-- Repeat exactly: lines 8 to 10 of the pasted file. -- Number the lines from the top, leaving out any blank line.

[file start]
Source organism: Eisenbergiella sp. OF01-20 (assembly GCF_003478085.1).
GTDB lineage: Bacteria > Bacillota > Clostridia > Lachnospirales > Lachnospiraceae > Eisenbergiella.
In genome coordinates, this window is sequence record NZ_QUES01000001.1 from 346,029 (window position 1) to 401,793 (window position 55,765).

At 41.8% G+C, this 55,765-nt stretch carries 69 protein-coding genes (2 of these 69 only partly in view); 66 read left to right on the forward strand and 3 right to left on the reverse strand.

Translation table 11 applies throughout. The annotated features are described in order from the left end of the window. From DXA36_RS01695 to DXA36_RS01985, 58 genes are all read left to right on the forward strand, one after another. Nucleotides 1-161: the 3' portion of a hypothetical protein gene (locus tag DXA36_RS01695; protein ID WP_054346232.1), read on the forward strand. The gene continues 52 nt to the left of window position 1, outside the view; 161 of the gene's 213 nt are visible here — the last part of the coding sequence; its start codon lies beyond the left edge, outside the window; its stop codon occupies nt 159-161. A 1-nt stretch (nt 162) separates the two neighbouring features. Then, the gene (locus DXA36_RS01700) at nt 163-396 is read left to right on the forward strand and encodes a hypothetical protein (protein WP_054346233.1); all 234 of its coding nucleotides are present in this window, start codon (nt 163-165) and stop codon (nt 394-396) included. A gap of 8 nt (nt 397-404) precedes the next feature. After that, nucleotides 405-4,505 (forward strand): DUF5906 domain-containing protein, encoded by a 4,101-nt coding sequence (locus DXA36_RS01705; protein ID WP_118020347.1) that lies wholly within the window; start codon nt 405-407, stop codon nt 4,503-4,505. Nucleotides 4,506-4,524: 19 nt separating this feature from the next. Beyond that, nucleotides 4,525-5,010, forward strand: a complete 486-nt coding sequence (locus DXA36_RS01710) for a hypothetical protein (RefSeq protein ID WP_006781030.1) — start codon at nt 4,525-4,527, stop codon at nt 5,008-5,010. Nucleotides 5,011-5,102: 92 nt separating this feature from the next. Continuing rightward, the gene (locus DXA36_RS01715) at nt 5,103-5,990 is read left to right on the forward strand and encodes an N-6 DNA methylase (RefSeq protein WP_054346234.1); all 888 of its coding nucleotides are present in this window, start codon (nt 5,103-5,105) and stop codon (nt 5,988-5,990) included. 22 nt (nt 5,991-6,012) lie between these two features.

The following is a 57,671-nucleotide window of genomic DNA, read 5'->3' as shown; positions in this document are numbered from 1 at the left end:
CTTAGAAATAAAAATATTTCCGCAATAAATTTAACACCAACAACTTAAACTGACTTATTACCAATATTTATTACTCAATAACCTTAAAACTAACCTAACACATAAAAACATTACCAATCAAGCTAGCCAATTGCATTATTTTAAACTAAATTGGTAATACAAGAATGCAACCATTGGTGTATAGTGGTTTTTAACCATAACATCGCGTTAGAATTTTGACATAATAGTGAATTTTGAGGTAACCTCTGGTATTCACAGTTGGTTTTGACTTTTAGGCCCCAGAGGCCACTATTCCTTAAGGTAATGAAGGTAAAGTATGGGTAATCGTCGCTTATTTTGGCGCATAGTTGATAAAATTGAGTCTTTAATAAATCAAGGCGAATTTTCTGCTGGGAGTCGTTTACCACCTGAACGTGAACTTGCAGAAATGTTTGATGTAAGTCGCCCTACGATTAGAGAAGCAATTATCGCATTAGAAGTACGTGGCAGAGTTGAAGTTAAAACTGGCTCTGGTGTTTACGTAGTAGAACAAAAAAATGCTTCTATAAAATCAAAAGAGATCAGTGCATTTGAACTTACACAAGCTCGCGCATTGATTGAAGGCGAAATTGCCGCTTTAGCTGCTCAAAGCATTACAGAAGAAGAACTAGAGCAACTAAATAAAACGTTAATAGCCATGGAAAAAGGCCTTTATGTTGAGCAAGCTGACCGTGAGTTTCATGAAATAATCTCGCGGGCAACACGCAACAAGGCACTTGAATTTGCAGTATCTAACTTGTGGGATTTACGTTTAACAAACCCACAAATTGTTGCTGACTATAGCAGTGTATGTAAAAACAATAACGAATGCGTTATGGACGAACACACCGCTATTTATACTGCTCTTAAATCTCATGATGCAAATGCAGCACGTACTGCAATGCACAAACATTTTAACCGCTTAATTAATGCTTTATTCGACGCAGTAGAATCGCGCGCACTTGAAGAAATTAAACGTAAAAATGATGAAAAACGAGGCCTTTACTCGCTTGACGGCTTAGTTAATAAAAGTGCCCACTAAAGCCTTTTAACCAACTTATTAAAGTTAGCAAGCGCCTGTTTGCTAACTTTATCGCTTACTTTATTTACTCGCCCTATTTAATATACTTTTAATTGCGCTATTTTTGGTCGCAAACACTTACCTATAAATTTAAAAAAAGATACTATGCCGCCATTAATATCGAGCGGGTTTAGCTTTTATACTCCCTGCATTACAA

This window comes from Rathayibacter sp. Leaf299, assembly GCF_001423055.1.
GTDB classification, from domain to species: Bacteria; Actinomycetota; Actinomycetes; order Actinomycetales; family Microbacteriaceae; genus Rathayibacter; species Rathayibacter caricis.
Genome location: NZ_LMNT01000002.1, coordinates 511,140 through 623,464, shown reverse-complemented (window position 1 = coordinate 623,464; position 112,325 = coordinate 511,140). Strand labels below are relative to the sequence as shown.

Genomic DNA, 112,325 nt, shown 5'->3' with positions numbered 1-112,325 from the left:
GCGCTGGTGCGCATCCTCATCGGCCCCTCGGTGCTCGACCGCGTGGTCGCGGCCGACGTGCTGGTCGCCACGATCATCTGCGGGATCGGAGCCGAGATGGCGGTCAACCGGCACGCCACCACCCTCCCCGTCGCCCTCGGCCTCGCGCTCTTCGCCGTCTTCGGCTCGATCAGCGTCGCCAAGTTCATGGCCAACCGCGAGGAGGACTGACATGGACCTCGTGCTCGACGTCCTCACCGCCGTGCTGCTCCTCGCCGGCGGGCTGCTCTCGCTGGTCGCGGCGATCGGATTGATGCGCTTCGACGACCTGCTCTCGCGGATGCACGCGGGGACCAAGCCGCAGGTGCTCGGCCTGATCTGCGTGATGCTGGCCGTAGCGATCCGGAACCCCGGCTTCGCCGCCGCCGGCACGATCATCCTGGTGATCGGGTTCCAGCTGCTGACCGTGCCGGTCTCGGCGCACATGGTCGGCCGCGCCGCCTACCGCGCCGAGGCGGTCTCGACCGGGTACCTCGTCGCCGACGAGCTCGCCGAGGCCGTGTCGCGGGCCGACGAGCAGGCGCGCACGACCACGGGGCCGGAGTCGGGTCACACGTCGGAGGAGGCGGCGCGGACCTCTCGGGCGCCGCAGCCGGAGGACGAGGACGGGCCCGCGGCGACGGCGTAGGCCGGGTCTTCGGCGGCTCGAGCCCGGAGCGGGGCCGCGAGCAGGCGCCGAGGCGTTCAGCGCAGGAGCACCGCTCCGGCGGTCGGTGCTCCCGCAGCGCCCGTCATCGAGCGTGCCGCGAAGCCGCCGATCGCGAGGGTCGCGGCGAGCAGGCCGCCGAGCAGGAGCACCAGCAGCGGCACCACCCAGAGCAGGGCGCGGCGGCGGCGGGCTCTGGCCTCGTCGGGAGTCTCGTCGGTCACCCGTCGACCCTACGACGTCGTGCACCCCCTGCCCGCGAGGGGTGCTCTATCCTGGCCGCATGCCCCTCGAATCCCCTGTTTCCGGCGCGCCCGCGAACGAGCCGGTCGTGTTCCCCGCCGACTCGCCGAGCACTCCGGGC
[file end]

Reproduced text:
This window comes from Rathayibacter sp. Leaf299, assembly GCF_001423055.1.
GTDB classification, from domain to species: Bacteria; Actinomycetota; Actinomycetes; order Actinomycetales; family Microbacteriaceae; genus Rathayibacter; species Rathayibacter caricis.
Genome location: NZ_LMNT01000002.1, coordinates 511,140 through 623,464, shown reverse-complemented (window position 1 = coordinate 623,464; position 112,325 = coordinate 511,140). Strand labels below are relative to the sequence as shown.